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Foot strike….fore foot, mid foot, heel strike, does it really matter?

I’ve been spending a lot of time online recently, reading about foot strike in runners….I realise this makes me sound quite sad! But there is so much information out there, with some fantastic online contributions from experts in the area. So to offer a little summary of what the current consensus is, I’ve decided to write this week’s blog on foot strike…watch out exciting stuff ahead!


To simplify things, it is widely believed, and marketed, that traditional shoes are associated with heel striking and barefoot/minimalist shoes are associated with mid/forefoot striking. And again to generalise, the belief is that heel striking is bad and mid/forefoot is good. A sweeping statement indeed! However it is more accurate to say that different strike patterns load different tissues, and it cannot be generalised or simplified to stating that one is either “good” or ”bad”. Each strike pattern carries a higher risk of certain injuries.


Let’s start with heel striking. The current thinking among runners is that traditional running shoes promote a heel strike due to their chunky heel. And in the past 10 years traditional shoes and heel striking have become something of a “dirty topic”. Who dares heel strike these days?? Well… It is estimated that approximately 75% of runners do. Heel striking is not wrong, however is thought to be associated with a greater risk of anterior compartment syndrome, tibial stress fractures and knee pain. That does not mean all heel strikers suffer from these though.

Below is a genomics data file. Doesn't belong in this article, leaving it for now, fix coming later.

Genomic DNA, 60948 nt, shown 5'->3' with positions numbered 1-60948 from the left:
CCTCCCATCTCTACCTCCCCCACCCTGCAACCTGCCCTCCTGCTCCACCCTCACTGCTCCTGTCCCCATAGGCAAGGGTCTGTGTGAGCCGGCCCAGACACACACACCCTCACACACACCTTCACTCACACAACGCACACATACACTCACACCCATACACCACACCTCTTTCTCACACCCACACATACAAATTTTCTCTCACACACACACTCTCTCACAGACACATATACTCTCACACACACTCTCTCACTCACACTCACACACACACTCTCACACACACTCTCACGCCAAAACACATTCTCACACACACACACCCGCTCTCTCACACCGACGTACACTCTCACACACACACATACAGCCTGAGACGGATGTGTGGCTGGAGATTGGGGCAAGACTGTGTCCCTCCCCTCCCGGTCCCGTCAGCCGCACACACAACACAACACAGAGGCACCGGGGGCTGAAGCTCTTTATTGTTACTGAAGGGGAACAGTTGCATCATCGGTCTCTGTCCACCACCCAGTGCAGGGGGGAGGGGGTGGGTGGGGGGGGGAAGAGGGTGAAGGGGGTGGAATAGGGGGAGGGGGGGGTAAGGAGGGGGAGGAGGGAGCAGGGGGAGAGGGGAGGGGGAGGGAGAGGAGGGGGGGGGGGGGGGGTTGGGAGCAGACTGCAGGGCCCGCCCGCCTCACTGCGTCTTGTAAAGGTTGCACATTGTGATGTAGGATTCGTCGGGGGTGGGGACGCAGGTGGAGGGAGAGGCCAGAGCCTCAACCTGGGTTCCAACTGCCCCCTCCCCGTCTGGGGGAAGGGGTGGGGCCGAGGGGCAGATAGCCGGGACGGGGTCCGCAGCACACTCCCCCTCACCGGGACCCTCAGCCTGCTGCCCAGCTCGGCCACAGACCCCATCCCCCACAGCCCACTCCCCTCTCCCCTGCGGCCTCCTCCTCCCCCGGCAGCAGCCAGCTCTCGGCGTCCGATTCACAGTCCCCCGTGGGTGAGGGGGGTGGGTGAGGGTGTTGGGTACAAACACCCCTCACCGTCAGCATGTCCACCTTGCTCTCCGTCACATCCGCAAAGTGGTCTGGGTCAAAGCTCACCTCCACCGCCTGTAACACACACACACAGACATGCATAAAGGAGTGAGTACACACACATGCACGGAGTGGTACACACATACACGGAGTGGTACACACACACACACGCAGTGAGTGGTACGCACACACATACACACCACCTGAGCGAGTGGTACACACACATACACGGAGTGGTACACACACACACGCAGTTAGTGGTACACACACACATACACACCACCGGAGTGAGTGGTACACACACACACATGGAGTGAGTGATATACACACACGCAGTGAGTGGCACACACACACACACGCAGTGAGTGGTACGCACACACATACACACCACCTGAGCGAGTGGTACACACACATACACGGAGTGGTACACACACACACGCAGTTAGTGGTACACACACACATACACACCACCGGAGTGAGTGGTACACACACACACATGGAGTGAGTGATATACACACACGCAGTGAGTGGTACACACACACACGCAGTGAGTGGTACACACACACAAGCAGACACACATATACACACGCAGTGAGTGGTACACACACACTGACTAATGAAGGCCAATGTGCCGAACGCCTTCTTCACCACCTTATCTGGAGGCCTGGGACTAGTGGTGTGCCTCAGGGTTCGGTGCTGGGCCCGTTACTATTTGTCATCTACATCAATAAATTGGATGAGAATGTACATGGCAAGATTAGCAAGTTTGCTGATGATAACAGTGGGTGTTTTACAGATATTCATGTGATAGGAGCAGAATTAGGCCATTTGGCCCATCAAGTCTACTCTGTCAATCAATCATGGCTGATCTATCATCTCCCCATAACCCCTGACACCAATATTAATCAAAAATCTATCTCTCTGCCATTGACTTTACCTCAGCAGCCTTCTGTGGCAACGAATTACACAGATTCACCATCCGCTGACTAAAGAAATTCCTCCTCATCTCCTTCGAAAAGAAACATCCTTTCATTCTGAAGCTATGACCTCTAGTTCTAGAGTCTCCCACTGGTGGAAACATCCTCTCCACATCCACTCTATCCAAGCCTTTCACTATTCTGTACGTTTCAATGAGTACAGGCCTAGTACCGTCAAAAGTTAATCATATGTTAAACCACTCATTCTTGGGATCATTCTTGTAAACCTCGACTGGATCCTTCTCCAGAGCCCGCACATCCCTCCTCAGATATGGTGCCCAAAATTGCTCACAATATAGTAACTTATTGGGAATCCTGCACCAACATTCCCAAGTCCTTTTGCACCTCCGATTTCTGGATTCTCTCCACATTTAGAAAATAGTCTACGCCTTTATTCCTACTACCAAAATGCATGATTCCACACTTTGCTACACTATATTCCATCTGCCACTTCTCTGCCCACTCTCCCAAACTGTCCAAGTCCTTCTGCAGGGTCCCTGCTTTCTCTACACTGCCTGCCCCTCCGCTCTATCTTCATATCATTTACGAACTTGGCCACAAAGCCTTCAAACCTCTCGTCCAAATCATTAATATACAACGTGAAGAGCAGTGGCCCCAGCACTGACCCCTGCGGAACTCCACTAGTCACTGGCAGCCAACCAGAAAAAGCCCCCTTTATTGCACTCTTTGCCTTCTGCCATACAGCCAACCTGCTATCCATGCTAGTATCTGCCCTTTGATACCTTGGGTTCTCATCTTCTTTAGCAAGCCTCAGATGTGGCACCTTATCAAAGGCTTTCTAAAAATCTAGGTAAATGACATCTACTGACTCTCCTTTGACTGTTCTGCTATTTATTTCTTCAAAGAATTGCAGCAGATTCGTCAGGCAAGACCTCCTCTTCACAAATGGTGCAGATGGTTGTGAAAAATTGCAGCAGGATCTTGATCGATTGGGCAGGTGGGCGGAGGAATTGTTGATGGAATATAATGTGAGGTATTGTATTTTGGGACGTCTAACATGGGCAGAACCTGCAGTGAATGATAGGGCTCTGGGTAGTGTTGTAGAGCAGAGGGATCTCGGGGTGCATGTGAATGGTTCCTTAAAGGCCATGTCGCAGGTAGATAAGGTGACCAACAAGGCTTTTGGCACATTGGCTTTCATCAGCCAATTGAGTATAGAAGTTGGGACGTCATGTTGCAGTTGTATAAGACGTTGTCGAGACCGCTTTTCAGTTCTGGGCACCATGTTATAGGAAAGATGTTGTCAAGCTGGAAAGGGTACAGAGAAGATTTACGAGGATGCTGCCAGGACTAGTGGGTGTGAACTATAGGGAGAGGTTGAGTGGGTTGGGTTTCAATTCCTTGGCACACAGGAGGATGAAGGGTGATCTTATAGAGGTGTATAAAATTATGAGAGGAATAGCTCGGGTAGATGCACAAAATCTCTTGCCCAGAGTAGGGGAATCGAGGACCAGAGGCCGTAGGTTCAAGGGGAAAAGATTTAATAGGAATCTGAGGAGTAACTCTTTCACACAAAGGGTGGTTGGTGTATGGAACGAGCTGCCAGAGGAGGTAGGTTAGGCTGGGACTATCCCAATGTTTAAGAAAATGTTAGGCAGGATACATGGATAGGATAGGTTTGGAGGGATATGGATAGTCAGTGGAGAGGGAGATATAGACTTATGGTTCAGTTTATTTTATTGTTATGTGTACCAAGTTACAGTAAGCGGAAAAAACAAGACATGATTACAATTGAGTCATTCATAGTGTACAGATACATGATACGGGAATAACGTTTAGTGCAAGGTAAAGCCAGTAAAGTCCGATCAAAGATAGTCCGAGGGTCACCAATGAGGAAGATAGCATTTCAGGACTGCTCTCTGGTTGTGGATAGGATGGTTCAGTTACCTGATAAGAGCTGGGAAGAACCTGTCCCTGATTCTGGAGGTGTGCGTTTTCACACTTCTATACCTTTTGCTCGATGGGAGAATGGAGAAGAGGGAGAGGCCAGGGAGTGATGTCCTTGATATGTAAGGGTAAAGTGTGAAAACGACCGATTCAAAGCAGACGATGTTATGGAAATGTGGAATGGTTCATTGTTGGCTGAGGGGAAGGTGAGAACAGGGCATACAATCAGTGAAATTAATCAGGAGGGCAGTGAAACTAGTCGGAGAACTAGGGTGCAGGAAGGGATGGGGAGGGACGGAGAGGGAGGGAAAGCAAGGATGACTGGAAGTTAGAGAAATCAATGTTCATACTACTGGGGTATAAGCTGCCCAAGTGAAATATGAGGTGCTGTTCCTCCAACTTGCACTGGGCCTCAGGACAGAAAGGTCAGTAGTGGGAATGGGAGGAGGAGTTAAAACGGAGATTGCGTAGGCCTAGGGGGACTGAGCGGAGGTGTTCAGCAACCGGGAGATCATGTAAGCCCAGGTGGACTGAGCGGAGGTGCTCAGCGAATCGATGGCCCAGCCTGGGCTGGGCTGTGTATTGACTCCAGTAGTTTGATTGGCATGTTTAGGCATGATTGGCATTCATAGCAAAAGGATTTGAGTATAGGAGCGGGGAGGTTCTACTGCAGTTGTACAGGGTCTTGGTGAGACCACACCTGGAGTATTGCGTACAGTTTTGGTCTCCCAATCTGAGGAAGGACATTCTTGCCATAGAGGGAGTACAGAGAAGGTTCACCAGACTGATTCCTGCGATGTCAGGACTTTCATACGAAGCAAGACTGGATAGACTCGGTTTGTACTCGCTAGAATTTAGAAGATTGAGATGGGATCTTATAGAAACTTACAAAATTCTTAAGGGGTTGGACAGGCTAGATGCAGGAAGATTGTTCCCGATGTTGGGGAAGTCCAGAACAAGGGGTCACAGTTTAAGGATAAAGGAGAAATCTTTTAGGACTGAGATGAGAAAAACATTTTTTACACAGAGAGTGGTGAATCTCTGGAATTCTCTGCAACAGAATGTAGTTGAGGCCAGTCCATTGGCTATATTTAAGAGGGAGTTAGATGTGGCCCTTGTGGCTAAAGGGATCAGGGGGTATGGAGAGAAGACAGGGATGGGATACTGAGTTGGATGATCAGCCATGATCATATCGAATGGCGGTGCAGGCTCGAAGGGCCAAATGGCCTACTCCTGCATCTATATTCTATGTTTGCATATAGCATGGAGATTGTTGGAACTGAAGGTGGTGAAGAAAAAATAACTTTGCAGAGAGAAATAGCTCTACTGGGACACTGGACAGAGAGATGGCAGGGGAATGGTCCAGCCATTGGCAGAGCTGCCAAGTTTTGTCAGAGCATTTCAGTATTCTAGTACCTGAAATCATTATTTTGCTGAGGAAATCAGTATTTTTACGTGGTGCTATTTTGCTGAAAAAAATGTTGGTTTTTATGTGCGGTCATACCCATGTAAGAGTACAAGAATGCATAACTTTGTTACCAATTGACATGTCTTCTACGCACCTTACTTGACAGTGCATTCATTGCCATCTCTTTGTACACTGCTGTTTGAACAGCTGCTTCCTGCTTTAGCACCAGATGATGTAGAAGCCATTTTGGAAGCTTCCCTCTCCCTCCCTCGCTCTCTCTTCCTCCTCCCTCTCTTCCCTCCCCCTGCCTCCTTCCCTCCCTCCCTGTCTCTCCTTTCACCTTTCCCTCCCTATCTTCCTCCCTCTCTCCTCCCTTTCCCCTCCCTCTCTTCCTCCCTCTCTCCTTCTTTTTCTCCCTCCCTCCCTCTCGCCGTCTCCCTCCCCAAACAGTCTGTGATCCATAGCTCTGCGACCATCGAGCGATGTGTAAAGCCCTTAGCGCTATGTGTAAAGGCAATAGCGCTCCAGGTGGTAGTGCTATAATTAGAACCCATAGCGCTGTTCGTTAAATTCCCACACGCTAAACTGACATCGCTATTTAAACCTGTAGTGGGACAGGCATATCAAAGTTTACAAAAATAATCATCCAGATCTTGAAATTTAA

As for mid/forefoot, you would be forgiven for thinking that the whole world is running like this due to the hype around both, however the reality is very different. Forefoot is somewhat of a buzz word in running, perhaps becoming less popular these days as runners struggle to transition and they realise that it carries it’s own risk of injuries. Forefoot striking is associated with an increased risk of metatarsal stress fractures, calf pain and Achilles’ tendon injury. But again not all forefoot strikers will suffer these.


Really the truth is there is no perfect running technique, no “one size fits all”. I’ll use a quick example to finish this off. Take a runner who has a history of Achilles’ tendon pain, but hasn’t bothered him in a few years. He reads all the magazines and online blogs of fellow runners and decides that forefoot running is the way to go. However as you now know forefoot striking is associated with increased loading in the calf muscles, and so when he commences forefoot training his pain is aggravated.  In this case changing this runner’s style to forefoot may be detrimental!

In summary no landing pattern is ideal, no “one fits all” running style is suitable. There is a place for all types of foot strikes and the coaching of each may be very beneficial to some but perhaps detrimental to others. No matter what, if changing your technique, transitioning is key, and this takes time and patience.

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